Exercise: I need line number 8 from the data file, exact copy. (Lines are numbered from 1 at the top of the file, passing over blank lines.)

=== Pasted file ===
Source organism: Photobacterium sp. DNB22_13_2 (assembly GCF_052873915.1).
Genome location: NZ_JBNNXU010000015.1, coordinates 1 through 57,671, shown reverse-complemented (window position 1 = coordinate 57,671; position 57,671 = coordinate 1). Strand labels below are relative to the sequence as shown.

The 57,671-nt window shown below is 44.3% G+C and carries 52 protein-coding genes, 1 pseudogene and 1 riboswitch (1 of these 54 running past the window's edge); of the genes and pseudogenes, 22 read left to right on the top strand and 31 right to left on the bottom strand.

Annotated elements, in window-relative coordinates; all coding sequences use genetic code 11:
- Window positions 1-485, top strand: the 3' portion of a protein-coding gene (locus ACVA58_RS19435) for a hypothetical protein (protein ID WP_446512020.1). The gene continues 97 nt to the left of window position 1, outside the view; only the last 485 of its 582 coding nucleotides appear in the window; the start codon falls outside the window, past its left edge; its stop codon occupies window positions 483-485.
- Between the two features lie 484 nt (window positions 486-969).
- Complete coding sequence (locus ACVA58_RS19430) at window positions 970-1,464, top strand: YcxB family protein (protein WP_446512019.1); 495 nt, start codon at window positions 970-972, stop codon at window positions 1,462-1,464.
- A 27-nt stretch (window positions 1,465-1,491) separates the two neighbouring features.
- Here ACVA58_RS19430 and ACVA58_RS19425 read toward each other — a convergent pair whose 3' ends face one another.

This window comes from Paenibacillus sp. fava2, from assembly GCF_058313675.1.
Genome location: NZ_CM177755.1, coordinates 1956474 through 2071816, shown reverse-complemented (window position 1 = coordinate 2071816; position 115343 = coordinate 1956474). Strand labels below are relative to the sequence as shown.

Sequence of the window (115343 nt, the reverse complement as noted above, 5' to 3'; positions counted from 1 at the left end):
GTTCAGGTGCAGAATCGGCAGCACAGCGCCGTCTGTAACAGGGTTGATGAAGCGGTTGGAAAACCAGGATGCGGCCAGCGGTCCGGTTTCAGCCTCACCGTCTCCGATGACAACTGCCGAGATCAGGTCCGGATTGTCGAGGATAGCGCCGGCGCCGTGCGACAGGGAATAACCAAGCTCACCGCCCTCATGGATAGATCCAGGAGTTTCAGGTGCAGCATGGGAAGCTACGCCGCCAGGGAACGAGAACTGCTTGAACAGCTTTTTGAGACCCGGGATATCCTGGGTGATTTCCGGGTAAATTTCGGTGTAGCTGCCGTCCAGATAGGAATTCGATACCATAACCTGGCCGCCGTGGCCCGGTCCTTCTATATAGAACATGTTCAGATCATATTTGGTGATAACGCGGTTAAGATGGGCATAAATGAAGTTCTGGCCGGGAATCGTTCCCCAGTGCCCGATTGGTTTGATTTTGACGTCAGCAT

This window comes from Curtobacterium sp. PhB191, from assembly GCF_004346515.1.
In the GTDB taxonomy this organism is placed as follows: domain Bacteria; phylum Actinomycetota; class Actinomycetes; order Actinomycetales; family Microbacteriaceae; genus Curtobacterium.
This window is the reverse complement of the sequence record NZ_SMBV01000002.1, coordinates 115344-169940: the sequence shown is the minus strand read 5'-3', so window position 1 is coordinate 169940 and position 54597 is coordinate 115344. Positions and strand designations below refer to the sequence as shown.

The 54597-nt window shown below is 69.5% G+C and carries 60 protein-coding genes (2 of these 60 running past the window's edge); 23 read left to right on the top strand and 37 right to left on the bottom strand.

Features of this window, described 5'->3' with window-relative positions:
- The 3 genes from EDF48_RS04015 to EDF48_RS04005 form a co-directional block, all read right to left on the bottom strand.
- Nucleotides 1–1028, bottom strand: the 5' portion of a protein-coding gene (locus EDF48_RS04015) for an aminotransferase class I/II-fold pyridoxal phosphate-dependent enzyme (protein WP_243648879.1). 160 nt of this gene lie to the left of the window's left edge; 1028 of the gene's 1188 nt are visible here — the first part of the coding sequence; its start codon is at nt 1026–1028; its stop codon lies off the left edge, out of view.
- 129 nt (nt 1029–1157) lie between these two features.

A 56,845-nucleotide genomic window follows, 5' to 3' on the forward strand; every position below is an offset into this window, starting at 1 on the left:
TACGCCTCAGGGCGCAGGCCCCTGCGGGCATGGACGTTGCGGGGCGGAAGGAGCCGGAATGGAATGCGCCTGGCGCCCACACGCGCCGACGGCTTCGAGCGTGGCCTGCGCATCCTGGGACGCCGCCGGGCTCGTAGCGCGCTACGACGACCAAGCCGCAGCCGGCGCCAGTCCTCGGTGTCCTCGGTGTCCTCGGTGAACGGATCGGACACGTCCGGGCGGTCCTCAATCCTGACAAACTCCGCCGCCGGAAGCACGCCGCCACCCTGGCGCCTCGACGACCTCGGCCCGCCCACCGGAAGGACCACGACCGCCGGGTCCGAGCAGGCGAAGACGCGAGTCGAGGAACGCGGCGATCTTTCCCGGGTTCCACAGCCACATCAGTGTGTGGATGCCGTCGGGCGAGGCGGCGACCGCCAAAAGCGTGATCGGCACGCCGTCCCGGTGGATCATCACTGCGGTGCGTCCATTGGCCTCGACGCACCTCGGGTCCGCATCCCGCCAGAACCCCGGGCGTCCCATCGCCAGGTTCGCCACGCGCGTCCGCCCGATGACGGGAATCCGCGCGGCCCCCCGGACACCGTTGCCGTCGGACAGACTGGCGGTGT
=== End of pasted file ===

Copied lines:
- A 27-nt stretch (window positions 1,465-1,491) separates the two neighbouring features.